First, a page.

Peter Whittall must be a very unhappy man right now. He isn’t a bad person, just a man who made decisions in a context that was all wrong. Part of me feels some sympathy for him, because he’s going to be made the fall guy to protect others.

    Ultimately the entire investigation MUST speak to the wider political acts that led step by step, inexorably to these 29 unecessary deaths. The details of the disaster (and I have my suspicions) will be compelling and interesting… but the vital requirement that must not be missed is the opportunity to prevent it from happening again.

  4. Afewknowthetruth 4

    The only truly awesome policy would be to leave coal where it is, under the ground.

    I can’t see that happening when policiticians are hostage to the bankers Ponzi scheme and the general public are so grossly uninformed.

    • TightyRighty 4.1

      It must be so depressing being you, walking around all day in a fug of self-importance because only you know.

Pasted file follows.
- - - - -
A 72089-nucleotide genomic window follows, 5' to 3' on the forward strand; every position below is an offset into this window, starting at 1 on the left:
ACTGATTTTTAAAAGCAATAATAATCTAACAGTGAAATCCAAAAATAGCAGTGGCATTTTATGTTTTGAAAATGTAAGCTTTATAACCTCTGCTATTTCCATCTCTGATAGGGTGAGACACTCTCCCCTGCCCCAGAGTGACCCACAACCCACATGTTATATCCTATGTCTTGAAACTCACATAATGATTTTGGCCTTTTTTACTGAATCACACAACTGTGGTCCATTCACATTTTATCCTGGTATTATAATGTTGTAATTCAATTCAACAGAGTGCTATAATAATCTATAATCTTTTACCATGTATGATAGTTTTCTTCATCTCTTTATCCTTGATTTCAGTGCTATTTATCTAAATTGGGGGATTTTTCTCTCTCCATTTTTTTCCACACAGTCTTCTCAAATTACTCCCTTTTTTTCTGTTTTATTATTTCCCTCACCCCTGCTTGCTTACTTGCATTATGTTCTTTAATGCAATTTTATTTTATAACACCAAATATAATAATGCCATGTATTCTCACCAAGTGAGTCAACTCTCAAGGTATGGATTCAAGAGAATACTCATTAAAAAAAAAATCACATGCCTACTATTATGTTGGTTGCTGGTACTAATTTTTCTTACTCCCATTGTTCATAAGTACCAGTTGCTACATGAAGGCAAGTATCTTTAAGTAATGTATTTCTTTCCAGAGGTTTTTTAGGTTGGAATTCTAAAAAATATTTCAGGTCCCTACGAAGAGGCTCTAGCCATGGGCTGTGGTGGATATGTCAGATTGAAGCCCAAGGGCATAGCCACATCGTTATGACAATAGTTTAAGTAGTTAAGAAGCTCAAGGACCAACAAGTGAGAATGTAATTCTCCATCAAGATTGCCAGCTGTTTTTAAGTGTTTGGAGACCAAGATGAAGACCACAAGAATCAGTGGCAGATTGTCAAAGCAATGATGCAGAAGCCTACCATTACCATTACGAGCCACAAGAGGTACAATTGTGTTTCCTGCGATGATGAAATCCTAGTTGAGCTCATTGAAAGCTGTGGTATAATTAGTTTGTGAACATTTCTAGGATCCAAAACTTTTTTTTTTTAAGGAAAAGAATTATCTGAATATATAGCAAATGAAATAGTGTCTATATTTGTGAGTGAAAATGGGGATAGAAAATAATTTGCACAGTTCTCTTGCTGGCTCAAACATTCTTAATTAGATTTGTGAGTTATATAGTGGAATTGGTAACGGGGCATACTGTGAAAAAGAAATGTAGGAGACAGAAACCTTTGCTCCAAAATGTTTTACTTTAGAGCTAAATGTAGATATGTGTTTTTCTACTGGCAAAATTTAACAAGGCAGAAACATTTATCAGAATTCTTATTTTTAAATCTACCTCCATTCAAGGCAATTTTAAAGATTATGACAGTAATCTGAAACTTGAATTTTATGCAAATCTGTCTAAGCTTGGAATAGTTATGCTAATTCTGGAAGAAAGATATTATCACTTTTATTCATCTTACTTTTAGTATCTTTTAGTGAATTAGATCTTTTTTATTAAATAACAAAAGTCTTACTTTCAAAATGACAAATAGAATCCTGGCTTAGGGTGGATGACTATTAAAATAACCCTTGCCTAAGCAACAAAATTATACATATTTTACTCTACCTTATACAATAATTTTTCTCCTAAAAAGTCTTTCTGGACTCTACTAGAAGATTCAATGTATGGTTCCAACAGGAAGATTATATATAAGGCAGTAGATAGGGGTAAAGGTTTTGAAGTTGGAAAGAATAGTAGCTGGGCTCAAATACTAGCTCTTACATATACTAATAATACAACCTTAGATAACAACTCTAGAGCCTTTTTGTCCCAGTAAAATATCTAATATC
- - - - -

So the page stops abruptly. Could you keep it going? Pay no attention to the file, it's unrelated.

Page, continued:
• bbfloyd 4.1.1

        cheap shots like that will only improve your standing t.r… god knows you’ve got nothing else… i fail to understand why anyone bothers to try to engage you… pity maybe…

        • TightyRighty 4.1.1.1

          what is it with you and cheap today? big weekend? feeling the pinch on the credit card and taking it out on me? If you pity me, I’ll take it. Your so full of yourself anyway you won’t see the irony. I only wonder if your pity is worth anything? probably not as it’s value will be closely related to the absolute value of the pitier. in this case someone who i would ascribe a value close to insignificant.

          • Afewknowthetruth 4.1.1.1.1

            I don’t know whether you have children, nephews or nieces, grandchildren etc. but one thing is very clear: if you do, you are quite happy to destroy their futures in the basis of your ignorance, greed and stupidity. And you are all too quick to throw insults at those who do speak the truth and do care about people other than themsleves.

            You should be come a politician, you seem to possess all prerequisites: ignorance, greed, stupidity and a complete disregard for the future.

            And yes, it is depressing being surrounded by uninformed fuckwits. Even as I write, the US is in the midst of the worst drought in recorded history, the Arctic ice is close to a record low and the West Antarctic ice sheet is in the early stages of collapse…. which will result in a sea level rise of several metres, probably this century.